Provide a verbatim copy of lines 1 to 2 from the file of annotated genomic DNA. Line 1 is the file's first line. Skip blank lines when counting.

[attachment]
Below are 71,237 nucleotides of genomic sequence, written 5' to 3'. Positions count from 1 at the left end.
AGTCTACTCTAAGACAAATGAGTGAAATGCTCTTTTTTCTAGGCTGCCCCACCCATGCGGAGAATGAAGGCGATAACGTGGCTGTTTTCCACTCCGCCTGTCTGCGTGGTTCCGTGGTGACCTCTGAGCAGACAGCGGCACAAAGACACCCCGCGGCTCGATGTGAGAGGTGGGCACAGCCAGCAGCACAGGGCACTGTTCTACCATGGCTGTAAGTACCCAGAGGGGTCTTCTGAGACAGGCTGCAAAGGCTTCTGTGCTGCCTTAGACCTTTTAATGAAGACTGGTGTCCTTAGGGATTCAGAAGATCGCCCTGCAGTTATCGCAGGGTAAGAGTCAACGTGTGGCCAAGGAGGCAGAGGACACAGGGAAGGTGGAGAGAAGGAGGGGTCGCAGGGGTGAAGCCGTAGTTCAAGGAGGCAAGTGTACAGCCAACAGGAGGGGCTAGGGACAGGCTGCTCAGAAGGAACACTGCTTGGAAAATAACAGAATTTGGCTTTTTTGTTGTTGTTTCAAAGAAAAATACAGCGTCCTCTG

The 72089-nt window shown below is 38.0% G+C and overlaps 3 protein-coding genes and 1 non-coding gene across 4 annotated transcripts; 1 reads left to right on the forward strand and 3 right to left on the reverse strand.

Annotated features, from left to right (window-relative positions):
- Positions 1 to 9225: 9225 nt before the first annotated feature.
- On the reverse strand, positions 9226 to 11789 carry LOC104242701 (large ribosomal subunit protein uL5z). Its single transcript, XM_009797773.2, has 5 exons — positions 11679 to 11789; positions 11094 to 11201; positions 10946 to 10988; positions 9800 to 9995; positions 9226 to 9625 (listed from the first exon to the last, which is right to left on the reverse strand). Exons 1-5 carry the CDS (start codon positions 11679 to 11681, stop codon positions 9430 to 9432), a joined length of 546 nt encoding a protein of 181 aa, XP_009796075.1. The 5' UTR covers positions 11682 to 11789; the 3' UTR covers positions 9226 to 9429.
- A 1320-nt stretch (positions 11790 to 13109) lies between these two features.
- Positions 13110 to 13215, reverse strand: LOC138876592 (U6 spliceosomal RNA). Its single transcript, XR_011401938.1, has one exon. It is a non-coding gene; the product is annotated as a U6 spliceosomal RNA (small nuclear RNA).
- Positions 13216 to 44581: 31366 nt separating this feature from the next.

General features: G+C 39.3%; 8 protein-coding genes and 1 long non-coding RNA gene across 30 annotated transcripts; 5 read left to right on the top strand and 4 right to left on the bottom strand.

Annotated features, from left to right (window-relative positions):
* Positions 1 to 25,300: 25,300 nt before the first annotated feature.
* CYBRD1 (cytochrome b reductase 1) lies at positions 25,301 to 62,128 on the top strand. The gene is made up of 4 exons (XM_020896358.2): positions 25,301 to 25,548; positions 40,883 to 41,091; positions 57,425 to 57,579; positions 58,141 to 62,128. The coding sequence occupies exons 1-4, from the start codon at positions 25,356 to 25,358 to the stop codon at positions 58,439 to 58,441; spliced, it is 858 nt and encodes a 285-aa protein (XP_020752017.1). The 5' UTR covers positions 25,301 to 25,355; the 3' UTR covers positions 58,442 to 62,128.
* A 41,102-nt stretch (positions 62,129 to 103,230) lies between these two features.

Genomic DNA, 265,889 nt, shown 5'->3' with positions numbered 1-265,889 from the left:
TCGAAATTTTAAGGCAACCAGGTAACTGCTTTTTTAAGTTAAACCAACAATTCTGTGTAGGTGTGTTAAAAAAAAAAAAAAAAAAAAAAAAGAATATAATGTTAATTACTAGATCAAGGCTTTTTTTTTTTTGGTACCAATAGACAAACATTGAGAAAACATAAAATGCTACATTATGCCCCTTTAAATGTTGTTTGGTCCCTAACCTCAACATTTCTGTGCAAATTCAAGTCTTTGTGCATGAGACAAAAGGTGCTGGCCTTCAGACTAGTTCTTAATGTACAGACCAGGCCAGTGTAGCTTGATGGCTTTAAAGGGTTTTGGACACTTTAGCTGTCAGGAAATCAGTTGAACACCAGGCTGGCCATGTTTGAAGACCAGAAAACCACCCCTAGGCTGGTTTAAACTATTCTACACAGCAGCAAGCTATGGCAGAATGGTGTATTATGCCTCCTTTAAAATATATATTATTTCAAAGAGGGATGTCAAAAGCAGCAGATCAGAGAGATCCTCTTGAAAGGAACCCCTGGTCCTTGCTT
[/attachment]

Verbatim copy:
Below are 71,237 nucleotides of genomic sequence, written 5' to 3'. Positions count from 1 at the left end.
AGTCTACTCTAAGACAAATGAGTGAAATGCTCTTTTTTCTAGGCTGCCCCACCCATGCGGAGAATGAAGGCGATAACGTGGCTGTTTTCCACTCCGCCTGTCTGCGTGGTTCCGTGGTGACCTCTGAGCAGACAGCGGCACAAAGACACCCCGCGGCTCGATGTGAGAGGTGGGCACAGCCAGCAGCACAGGGCACTGTTCTACCATGGCTGTAAGTACCCAGAGGGGTCTTCTGAGACAGGCTGCAAAGGCTTCTGTGCTGCCTTAGACCTTTTAATGAAGACTGGTGTCCTTAGGGATTCAGAAGATCGCCCTGCAGTTATCGCAGGGTAAGAGTCAACGTGTGGCCAAGGAGGCAGAGGACACAGGGAAGGTGGAGAGAAGGAGGGGTCGCAGGGGTGAAGCCGTAGTTCAAGGAGGCAAGTGTACAGCCAACAGGAGGGGCTAGGGACAGGCTGCTCAGAAGGAACACTGCTTGGAAAATAACAGAATTTGGCTTTTTTGTTGTTGTTTCAAAGAAAAATACAGCGTCCTCTG